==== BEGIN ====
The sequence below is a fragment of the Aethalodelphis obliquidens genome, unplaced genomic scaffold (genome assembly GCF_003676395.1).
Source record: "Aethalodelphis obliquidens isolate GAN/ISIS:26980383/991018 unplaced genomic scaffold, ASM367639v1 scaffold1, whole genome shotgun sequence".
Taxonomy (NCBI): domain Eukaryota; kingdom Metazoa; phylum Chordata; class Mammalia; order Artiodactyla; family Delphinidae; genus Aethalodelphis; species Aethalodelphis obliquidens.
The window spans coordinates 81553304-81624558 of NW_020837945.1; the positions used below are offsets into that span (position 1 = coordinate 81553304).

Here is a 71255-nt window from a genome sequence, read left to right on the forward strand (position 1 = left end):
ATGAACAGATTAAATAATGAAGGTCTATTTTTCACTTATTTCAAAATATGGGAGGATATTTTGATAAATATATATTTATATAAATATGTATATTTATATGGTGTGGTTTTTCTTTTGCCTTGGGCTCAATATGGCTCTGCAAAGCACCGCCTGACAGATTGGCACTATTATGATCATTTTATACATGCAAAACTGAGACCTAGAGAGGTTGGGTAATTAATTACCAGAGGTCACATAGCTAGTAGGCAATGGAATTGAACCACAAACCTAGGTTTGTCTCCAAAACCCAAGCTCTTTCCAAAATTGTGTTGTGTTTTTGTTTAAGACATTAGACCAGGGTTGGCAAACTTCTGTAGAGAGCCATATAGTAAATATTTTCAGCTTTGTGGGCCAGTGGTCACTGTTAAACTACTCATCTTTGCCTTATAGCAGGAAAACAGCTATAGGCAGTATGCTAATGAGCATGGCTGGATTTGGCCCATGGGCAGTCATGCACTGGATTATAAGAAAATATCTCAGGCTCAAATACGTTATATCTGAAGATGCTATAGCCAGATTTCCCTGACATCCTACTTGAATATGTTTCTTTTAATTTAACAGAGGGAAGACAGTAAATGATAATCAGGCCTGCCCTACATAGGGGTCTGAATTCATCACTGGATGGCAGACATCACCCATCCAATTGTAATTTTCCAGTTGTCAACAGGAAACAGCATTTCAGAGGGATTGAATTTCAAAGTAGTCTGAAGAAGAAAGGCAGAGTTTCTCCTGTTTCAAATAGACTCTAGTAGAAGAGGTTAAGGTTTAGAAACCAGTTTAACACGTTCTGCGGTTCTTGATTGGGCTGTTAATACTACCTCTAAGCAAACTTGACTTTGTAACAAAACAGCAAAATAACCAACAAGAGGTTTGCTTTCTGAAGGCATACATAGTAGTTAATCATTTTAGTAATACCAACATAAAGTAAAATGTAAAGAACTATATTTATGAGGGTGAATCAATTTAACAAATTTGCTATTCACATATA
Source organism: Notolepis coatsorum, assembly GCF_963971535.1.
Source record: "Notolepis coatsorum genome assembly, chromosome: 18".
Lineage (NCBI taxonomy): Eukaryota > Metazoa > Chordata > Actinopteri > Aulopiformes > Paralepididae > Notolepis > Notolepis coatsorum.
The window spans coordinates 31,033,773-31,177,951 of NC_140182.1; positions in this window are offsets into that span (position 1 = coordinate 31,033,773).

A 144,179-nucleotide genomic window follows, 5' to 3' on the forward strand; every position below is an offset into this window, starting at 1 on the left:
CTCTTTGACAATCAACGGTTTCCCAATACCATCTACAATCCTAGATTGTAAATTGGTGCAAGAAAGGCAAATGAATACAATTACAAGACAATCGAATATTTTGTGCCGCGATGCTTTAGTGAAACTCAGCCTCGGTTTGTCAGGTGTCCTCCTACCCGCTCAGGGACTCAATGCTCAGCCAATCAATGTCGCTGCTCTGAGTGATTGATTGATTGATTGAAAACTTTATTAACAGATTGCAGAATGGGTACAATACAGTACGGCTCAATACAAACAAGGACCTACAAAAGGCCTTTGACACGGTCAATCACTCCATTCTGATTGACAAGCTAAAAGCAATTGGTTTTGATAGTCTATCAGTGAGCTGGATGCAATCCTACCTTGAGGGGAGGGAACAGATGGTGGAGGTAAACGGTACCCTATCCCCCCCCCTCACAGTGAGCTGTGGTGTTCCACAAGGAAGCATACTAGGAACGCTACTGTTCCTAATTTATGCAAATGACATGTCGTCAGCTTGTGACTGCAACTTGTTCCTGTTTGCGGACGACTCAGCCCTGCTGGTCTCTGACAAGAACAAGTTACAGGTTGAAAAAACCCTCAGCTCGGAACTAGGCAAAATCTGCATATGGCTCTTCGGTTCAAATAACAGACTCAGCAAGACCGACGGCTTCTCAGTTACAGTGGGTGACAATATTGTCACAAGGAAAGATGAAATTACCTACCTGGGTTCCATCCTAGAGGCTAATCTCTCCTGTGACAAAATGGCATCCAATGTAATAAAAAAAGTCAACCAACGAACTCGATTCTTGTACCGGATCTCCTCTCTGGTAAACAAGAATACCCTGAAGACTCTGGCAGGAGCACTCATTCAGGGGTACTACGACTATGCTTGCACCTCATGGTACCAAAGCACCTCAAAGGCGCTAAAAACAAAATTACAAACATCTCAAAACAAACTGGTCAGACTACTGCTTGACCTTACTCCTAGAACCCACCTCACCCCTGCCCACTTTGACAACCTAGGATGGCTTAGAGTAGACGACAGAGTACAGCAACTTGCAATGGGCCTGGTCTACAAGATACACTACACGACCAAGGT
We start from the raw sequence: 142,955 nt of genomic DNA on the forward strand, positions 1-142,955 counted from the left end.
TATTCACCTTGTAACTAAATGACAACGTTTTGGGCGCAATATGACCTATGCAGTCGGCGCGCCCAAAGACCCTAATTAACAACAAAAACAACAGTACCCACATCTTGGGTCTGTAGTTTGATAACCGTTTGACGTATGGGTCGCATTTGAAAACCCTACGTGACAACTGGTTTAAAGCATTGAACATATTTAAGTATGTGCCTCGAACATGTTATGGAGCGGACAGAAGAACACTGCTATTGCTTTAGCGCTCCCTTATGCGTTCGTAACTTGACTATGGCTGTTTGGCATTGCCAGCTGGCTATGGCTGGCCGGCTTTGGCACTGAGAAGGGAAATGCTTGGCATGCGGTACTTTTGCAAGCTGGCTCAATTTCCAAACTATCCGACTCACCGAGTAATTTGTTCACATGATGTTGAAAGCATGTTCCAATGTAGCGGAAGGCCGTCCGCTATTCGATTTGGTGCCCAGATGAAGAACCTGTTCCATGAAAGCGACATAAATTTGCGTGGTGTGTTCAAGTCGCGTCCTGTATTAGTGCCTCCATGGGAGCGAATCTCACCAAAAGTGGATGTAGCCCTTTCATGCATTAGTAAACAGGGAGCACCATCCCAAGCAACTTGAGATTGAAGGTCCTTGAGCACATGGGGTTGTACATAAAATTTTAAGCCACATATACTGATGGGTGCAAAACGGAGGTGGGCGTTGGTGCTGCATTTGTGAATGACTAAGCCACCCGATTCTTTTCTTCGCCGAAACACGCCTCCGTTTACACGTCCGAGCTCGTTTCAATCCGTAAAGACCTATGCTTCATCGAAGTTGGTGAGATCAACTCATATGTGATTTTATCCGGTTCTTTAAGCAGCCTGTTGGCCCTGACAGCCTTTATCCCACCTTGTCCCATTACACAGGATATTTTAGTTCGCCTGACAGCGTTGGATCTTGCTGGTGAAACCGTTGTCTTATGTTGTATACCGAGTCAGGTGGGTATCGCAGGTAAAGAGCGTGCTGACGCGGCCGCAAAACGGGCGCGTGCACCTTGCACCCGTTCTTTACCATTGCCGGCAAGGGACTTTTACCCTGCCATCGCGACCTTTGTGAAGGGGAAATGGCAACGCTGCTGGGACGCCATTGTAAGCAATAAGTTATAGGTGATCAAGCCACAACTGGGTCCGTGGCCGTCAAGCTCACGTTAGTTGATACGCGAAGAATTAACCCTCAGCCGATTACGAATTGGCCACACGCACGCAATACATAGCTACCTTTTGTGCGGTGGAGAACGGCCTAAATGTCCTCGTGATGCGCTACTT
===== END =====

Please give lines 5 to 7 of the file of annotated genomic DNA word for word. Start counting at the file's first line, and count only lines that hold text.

Here is a 71255-nt window from a genome sequence, read left to right on the forward strand (position 1 = left end):
ATGAACAGATTAAATAATGAAGGTCTATTTTTCACTTATTTCAAAATATGGGAGGATATTTTGATAAATATATATTTATATAAATATGTATATTTATATGGTGTGGTTTTTCTTTTGCCTTGGGCTCAATATGGCTCTGCAAAGCACCGCCTGACAGATTGGCACTATTATGATCATTTTATACATGCAAAACTGAGACCTAGAGAGGTTGGGTAATTAATTACCAGAGGTCACATAGCTAGTAGGCAATGGAATTGAACCACAAACCTAGGTTTGTCTCCAAAACCCAAGCTCTTTCCAAAATTGTGTTGTGTTTTTGTTTAAGACATTAGACCAGGGTTGGCAAACTTCTGTAGAGAGCCATATAGTAAATATTTTCAGCTTTGTGGGCCAGTGGTCACTGTTAAACTACTCATCTTTGCCTTATAGCAGGAAAACAGCTATAGGCAGTATGCTAATGAGCATGGCTGGATTTGGCCCATGGGCAGTCATGCACTGGATTATAAGAAAATATCTCAGGCTCAAATACGTTATATCTGAAGATGCTATAGCCAGATTTCCCTGACATCCTACTTGAATATGTTTCTTTTAATTTAACAGAGGGAAGACAGTAAATGATAATCAGGCCTGCCCTACATAGGGGTCTGAATTCATCACTGGATGGCAGACATCACCCATCCAATTGTAATTTTCCAGTTGTCAACAGGAAACAGCATTTCAGAGGGATTGAATTTCAAAGTAGTCTGAAGAAGAAAGGCAGAGTTTCTCCTGTTTCAAATAGACTCTAGTAGAAGAGGTTAAGGTTTAGAAACCAGTTTAACACGTTCTGCGGTTCTTGATTGGGCTGTTAATACTACCTCTAAGCAAACTTGACTTTGTAACAAAACAGCAAAATAACCAACAAGAGGTTTGCTTTCTGAAGGCATACATAGTAGTTAATCATTTTAGTAATACCAACATAAAGTAAAATGTAAAGAACTATATTTATGAGGGTGAATCAATTTAACAAATTTGCTATTCACATATA
Source organism: Notolepis coatsorum, assembly GCF_963971535.1.